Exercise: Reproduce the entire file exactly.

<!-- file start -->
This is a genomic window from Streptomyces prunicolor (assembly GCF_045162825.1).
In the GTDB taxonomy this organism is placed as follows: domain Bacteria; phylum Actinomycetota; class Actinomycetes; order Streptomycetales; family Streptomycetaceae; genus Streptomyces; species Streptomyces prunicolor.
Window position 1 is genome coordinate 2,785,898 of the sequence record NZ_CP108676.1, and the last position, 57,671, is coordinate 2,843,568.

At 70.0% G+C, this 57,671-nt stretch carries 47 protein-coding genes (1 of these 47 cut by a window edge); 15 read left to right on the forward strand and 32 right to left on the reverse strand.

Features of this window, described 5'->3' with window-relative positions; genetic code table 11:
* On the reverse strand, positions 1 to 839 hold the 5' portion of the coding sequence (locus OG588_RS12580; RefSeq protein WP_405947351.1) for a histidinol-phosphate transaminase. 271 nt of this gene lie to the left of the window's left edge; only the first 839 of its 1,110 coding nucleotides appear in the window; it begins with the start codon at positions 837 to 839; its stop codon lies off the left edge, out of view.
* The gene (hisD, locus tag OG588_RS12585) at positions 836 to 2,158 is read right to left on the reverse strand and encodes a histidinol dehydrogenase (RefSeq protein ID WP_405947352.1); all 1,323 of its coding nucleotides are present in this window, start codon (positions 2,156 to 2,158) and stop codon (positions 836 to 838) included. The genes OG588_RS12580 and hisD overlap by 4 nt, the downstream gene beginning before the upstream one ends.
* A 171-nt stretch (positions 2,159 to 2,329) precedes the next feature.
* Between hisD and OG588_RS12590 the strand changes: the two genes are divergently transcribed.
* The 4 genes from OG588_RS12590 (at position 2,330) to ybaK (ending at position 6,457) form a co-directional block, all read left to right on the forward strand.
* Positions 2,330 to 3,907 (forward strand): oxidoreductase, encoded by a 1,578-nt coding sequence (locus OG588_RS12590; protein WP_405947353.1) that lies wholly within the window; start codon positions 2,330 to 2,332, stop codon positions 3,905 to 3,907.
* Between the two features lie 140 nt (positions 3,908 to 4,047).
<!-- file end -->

This is a genomic window from Streptomyces prunicolor (assembly GCF_045162825.1).
In the GTDB taxonomy this organism is placed as follows: domain Bacteria; phylum Actinomycetota; class Actinomycetes; order Streptomycetales; family Streptomycetaceae; genus Streptomyces; species Streptomyces prunicolor.
Window position 1 is genome coordinate 2,785,898 of the sequence record NZ_CP108676.1, and the last position, 57,671, is coordinate 2,843,568.

At 70.0% G+C, this 57,671-nt stretch carries 47 protein-coding genes (1 of these 47 cut by a window edge); 15 read left to right on the forward strand and 32 right to left on the reverse strand.

Features of this window, described 5'->3' with window-relative positions; genetic code table 11:
* On the reverse strand, positions 1 to 839 hold the 5' portion of the coding sequence (locus OG588_RS12580; RefSeq protein WP_405947351.1) for a histidinol-phosphate transaminase. 271 nt of this gene lie to the left of the window's left edge; only the first 839 of its 1,110 coding nucleotides appear in the window; it begins with the start codon at positions 837 to 839; its stop codon lies off the left edge, out of view.
* The gene (hisD, locus tag OG588_RS12585) at positions 836 to 2,158 is read right to left on the reverse strand and encodes a histidinol dehydrogenase (RefSeq protein ID WP_405947352.1); all 1,323 of its coding nucleotides are present in this window, start codon (positions 2,156 to 2,158) and stop codon (positions 836 to 838) included. The genes OG588_RS12580 and hisD overlap by 4 nt, the downstream gene beginning before the upstream one ends.
* A 171-nt stretch (positions 2,159 to 2,329) precedes the next feature.
* Between hisD and OG588_RS12590 the strand changes: the two genes are divergently transcribed.
* The 4 genes from OG588_RS12590 (at position 2,330) to ybaK (ending at position 6,457) form a co-directional block, all read left to right on the forward strand.
* Positions 2,330 to 3,907 (forward strand): oxidoreductase, encoded by a 1,578-nt coding sequence (locus OG588_RS12590; protein WP_405947353.1) that lies wholly within the window; start codon positions 2,330 to 2,332, stop codon positions 3,905 to 3,907.
* Between the two features lie 140 nt (positions 3,908 to 4,047).